THE PHILLIPS COLLECTION is celebrating the centennial of the birth of its founder, Duncan Phillips, by putting the paintings back where he had them. His reasons for why he hung what where were based on his belief that American artists could hold their own next to European artists.
Skimming the cream from a collection of 2,500, "Duncan Phillips: Centennial Exhibition" displays 200 works. This is a back-in-your-own-backyard reminder that one doesn't always need to wait on special exhibitions at the National Gallery. To add to the enjoyment, the paintings are not covered with glass that reflects the rest of the room back at you.
Phillips opened his gallery in 1921, as a memorial to his father and brother. At first it was two rooms of his house on 21st Street. But basically he bought himself out of house and home: He and his artist wife Marjorie had to move out to make room for the growing collection.
A banner year was 1923, when Phillips scored a major coup, Renoir's "The Luncheon of the Boating Party." Phillips paid $125,000, and it's said that collector Albert Barnes wanted that painting so badly he sent the dealer a blank check -- which was returned. Later, when Barnes, who owned many Renoirs, was visiting the Phillips Collection, he asked Phillips if that were the only Renoir he owned. He replied, quite justifiably, "It's the only one I need."
Regular visitors to the collection will find no big surprises in the reinstallation, but they will note that "The Luncheon of the Boating Party" is once again hanging in the room Duncan Phillips had designed for it. You can stand back and view the masterpiece from another room, or, lured closer, study it within the small room it dominates.
Also given a place of honor, a Cezanne self-portrait adorns the main lobby. Phillips felt that this work compared favorably to Rembrandt's. Of all the collection, Daumier's "The Uprising" was his favorite. But the catalogue for this show notes that John Gernand, a longtime registrar at the museum, said that Duncan Phillips had instructed him, in the event of a disaster, to "grab the Cezanne self-portrait and run."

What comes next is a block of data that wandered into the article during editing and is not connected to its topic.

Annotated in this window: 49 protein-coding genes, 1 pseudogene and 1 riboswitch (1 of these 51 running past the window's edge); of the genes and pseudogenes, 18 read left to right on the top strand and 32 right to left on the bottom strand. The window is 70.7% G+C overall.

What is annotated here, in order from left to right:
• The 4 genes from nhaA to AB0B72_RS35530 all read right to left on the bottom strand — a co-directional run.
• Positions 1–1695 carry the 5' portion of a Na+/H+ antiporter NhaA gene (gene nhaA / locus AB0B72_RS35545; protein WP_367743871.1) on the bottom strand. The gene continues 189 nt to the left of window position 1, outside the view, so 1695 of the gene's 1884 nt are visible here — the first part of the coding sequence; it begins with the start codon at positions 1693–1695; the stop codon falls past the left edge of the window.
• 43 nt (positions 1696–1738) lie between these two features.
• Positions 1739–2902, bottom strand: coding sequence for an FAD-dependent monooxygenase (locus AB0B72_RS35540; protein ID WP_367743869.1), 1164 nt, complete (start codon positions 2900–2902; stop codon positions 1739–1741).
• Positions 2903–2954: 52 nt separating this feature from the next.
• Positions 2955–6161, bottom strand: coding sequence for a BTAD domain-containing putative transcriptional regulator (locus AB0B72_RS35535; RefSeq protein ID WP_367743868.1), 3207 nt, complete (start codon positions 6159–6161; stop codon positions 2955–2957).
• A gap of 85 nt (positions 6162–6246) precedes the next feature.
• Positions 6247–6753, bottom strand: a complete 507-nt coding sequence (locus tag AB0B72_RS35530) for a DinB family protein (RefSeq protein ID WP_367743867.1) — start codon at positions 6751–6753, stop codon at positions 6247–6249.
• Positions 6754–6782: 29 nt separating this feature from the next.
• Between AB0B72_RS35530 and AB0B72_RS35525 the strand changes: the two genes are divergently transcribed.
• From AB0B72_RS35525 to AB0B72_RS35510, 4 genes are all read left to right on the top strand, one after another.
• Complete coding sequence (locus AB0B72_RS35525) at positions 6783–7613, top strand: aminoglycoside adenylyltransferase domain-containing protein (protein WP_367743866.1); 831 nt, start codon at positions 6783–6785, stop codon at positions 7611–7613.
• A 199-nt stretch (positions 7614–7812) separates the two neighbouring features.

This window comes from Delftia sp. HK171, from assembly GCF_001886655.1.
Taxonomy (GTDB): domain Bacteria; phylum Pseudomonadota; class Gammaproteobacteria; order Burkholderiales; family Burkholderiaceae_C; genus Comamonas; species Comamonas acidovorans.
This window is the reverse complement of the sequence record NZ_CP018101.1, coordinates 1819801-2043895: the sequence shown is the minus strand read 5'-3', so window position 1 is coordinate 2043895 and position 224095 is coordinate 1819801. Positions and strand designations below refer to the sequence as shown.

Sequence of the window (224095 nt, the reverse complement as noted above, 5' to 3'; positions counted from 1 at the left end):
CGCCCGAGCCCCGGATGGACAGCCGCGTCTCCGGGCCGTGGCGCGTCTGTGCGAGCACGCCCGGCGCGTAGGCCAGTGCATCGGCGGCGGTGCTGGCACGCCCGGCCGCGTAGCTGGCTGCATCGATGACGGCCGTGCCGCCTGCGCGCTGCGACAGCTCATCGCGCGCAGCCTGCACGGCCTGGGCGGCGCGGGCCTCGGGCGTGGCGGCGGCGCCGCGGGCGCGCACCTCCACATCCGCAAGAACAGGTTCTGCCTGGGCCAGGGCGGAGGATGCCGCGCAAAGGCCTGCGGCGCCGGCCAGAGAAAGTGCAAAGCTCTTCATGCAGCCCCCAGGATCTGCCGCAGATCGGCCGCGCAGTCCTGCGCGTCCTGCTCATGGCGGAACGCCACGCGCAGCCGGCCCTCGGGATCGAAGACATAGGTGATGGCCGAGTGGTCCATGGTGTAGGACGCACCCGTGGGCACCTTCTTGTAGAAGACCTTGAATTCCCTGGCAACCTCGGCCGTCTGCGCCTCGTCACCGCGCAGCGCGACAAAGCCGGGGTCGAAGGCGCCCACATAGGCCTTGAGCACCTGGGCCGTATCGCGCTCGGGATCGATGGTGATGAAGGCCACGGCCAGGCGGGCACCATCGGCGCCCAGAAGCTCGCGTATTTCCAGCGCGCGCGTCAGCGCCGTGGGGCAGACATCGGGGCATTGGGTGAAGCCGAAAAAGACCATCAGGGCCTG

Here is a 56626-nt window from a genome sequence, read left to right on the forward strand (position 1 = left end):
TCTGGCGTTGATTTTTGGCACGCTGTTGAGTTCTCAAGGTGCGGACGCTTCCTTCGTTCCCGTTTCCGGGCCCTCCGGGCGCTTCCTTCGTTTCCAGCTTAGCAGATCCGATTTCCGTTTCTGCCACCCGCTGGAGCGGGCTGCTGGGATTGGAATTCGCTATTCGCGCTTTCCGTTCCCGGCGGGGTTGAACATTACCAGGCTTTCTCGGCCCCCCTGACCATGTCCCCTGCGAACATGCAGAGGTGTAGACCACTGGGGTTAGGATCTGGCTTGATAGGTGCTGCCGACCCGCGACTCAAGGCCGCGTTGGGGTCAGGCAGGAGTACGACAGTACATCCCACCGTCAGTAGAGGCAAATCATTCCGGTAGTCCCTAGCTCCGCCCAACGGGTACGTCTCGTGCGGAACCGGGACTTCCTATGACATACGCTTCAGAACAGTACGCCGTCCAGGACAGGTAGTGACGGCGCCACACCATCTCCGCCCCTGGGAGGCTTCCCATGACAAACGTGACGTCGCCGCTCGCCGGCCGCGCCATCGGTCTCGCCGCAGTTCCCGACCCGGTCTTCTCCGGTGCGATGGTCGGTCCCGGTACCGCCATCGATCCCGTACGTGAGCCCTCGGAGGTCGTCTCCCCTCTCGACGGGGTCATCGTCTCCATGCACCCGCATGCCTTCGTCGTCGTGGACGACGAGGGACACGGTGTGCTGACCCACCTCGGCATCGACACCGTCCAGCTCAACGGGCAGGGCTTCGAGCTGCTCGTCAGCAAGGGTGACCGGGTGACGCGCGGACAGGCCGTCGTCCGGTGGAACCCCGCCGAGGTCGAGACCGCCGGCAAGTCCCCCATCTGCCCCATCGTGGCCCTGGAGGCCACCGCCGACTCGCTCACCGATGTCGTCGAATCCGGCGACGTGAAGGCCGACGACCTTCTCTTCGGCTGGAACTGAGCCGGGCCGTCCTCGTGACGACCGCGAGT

Through juxtaposition, Phillips demonstrated, almost on an intuitive level, how one artist influenced another. Shown near El Greco's "The Repentant Peter," Chaim Soutine's "The Pheasant," painted 325 years later, echoes the folds in Peter's robe; both create emotional impact through form. Grouping Milton Avery with Matisse and Bonnard shows very clearly how he mimicked those masters of color. Another pairing has John Henry Twachtman trading dapple for dapple with Monet in their similar pink-blush landscapes.
Collecting from 1918 to the mid-1950s, Phillips owned so many works by individual artists that several merit rooms of their own. Mark Rothko's uncompromising rectangles of color have been hung in isolation in their own gallery.
Prendergast has a room of his own -- his watercolors of fashionable ladies were the most avant garde works in the museum when it first opened. (And what a leap Phillips had to make between Prendergast and modernists O'Keeffe, Marin, Dove, Demuth and Hartley -- the Americans he later championed.) Klee is another one-man show, which includes works on paper that aren't usually out because of their fragility. And delightful Bonnard has a private showing of ten paintings, only half of which were displayed in the gallery's recent Bonnard show.
And then there is an artist named Augustus Vincent Tack, a protege of Phillips'. His lunettes of free-floating waves or mountains fill the music room for which they were originally designed. Having specialized in society portraits, Tack was encouraged in these flights of abstraction by Phillips. Afloat with continental masses, some of the paintings look as if they were copied from maps. Under the elaborate, coffered ceiling of the music room, the paintings are like windows revealing pastel clouds and possess appropriately cosmic names: "Outposts of Time," "Aspiration" and "Ecstasy."
Tack's paintings are simply decorative when compared to, say, Degas' "Dancers at the Bar." This hangs downstairs in one of the Victorian double parlors -- over a fireplace, just where Phillips liked it. We like it there too.
DUNCAN PHILLIPS: CENTENNIAL EXHIBITION -- Opening Saturday at the Phillips Collection, through August.